Today thousands of people and businesses across the country fly drones, and that number is set to explode: The Federal Aviation Administration (FAA) anticipates that this holiday season people will purchase as many as one million drones. In an effort to control this flood of flying machines the FAA announced this week that it would require recreational drone users to register their aircraft. But a big question with major implications for the drone industry is far from being resolved: Who owns the airspace above private property? As Stuart Banner, a University of California, Los Angeles, law professor, puts it, “Drones are forcing people to think about this issue for the first time since airplanes were invented a century ago.”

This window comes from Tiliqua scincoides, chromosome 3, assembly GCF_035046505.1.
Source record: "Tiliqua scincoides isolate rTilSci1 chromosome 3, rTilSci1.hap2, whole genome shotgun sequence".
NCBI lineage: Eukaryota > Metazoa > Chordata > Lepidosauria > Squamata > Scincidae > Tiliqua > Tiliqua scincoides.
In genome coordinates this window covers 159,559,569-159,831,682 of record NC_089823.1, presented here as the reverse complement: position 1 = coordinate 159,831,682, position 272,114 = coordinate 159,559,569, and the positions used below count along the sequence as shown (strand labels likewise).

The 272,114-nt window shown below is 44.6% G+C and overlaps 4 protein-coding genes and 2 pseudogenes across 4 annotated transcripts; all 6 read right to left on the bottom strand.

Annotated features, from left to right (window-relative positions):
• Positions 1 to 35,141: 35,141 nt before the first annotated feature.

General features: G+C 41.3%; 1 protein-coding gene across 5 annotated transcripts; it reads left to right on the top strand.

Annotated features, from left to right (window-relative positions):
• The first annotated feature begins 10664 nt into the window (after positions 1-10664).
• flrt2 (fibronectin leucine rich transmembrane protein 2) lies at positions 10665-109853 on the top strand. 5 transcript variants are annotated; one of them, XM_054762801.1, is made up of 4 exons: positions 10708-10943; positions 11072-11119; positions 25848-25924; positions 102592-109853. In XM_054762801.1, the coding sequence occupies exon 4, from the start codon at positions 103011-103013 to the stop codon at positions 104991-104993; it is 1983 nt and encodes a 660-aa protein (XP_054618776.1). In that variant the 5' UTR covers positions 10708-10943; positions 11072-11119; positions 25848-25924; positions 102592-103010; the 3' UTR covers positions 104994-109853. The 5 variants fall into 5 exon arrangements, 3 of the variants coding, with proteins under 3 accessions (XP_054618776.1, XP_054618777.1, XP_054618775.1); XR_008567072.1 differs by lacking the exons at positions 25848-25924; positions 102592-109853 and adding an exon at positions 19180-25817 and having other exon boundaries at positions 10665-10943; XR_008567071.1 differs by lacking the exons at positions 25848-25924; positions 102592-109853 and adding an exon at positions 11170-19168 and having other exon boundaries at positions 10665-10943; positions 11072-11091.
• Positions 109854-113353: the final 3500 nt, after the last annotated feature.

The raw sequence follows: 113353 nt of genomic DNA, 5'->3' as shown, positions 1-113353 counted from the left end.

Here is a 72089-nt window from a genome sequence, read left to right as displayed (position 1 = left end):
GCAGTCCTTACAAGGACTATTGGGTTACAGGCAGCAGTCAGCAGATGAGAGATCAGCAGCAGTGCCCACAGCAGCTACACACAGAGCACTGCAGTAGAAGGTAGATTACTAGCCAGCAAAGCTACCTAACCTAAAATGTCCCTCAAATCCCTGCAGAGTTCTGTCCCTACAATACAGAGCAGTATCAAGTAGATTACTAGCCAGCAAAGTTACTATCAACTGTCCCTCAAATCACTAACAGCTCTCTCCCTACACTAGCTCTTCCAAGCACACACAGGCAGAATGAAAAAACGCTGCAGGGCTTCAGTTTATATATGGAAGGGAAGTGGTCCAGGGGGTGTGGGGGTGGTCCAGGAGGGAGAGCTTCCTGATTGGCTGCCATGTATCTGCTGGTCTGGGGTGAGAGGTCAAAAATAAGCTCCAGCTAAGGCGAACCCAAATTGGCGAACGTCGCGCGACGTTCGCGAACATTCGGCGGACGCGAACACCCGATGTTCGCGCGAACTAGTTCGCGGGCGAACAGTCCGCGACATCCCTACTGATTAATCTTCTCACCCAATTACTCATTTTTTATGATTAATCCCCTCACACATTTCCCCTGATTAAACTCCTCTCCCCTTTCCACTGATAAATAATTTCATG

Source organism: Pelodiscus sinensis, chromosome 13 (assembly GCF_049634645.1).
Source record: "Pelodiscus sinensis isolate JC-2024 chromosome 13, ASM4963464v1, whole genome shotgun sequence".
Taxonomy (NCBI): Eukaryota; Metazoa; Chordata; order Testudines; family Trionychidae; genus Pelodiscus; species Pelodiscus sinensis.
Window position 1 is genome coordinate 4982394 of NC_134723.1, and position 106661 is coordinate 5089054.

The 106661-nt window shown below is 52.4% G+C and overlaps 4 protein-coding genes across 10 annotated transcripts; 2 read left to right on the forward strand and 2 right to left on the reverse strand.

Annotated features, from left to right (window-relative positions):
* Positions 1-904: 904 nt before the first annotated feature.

“To the heavens and down to hell”
Before airplanes and drones existed, people owned everything above and below their land—according to the law, their rights extended “to the heavens and down to hell.” But modern aviation changed this definition in a big way. In the early 20th century Congress declared the air a public highway, which limited land rights so that people were not trespassing every time they flew. That public highway has generally been considered 500 feet and above.
But airspace from the ground up to 500 feet is a gray area—no one’s ever had to fully settle who owns this airspace. Ask someone at the FAA and they’ll tell you that the agency controls (but does not own) airspace down to the ground. Yet it’s clear that landowners have some claim to the air. “Everyone agrees that the owner of land also owns the airspace above the land,” Banner says.